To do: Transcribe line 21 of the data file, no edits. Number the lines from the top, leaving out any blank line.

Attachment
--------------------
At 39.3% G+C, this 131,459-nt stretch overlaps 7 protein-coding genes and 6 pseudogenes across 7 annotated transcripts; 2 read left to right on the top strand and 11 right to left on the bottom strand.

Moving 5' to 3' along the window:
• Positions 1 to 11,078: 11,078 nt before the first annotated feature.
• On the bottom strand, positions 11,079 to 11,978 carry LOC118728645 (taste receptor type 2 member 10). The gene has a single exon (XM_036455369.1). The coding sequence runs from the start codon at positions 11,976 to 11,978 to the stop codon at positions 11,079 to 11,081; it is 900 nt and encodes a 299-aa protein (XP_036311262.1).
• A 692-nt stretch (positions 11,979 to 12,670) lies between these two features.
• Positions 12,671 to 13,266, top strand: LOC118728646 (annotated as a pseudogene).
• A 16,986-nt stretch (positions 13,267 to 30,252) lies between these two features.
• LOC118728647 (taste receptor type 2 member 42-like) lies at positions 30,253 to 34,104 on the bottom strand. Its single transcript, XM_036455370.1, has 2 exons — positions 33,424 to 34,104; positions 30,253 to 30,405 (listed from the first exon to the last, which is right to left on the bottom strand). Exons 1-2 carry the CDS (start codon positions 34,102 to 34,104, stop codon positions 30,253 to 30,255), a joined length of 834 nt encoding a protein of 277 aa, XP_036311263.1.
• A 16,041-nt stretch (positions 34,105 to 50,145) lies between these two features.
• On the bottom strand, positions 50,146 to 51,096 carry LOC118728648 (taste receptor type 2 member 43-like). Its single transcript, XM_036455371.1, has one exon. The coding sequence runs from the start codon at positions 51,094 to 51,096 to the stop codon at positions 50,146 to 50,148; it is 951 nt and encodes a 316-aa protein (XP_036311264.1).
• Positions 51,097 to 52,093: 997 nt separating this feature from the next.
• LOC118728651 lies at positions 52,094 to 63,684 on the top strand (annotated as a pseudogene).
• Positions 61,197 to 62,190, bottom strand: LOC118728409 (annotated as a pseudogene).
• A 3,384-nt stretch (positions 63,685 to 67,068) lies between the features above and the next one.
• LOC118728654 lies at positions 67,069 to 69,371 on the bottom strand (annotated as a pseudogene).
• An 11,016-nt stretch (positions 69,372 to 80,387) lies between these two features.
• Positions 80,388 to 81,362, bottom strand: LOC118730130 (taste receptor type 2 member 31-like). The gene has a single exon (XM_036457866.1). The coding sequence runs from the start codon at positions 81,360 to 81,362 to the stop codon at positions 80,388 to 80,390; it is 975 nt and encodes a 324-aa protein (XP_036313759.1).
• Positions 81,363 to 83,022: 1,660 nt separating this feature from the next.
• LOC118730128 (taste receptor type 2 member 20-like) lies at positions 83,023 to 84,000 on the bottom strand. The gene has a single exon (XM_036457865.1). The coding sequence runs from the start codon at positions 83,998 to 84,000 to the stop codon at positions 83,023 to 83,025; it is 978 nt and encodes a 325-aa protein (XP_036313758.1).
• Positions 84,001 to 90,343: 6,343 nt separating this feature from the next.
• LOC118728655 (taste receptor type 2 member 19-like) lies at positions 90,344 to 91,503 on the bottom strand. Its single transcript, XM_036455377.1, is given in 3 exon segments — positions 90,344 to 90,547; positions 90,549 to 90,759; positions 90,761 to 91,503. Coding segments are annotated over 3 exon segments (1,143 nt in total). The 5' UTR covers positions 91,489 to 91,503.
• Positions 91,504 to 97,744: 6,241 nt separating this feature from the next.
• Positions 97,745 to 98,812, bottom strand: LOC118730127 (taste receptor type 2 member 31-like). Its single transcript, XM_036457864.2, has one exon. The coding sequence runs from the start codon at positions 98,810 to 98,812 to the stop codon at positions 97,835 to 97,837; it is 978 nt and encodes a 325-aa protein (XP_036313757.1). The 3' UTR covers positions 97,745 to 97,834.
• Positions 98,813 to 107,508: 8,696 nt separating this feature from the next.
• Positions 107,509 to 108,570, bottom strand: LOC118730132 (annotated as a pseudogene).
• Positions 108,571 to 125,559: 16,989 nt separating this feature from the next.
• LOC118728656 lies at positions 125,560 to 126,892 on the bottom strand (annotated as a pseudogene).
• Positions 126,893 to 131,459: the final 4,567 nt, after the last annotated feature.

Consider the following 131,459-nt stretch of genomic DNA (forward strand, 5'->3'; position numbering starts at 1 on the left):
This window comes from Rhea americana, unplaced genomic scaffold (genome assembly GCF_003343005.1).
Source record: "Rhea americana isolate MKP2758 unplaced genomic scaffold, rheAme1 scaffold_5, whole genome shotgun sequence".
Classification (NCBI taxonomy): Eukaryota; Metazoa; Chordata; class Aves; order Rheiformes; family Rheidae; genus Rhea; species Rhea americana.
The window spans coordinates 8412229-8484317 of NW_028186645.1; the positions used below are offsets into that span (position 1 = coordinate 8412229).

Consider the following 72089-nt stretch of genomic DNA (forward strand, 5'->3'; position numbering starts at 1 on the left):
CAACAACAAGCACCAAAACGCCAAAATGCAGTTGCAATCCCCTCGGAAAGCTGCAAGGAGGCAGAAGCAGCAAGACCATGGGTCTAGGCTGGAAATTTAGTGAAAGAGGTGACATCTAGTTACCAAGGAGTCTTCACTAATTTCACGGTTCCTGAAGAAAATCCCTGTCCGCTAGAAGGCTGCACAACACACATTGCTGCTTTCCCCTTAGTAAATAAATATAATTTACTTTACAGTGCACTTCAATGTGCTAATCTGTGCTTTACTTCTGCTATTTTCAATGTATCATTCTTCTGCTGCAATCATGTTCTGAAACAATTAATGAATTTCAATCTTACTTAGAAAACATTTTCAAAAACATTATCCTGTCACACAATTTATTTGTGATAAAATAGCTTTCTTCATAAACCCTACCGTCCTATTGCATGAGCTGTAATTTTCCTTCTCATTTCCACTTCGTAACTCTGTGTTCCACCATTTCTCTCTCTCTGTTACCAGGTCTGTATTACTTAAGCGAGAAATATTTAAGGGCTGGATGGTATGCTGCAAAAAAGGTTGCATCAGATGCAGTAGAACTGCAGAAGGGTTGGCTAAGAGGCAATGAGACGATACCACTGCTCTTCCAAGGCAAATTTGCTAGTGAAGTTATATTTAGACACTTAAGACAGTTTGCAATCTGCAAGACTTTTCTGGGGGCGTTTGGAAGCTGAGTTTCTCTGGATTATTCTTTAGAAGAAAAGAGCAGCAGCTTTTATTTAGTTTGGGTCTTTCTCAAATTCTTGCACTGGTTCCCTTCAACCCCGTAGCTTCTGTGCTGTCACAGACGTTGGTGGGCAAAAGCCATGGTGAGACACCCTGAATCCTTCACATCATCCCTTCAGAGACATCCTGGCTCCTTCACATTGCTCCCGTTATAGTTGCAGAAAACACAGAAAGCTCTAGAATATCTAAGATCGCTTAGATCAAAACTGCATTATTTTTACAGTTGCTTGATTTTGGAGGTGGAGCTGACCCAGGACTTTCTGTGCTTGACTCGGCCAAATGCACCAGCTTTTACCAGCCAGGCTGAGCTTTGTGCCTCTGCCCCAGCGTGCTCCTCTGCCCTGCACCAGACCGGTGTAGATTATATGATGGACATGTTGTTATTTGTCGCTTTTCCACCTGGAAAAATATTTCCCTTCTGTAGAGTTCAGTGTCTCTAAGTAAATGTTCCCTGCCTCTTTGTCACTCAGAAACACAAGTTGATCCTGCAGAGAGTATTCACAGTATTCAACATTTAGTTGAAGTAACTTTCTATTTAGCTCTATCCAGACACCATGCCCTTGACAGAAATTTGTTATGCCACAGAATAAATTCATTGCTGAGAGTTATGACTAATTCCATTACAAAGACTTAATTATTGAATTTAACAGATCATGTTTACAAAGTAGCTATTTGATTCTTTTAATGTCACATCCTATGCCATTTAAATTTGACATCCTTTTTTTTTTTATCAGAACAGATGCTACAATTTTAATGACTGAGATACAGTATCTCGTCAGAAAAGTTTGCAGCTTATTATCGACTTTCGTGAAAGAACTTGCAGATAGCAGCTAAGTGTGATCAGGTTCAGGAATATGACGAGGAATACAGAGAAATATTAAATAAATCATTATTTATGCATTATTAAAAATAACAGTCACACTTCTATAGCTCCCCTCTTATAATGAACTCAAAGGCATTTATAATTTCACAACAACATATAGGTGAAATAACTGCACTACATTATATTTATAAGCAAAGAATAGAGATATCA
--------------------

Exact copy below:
• LOC118728655 (taste receptor type 2 member 19-like) lies at positions 90,344 to 91,503 on the bottom strand. Its single transcript, XM_036455377.1, is given in 3 exon segments — positions 90,344 to 90,547; positions 90,549 to 90,759; positions 90,761 to 91,503. Coding segments are annotated over 3 exon segments (1,143 nt in total). The 5' UTR covers positions 91,489 to 91,503.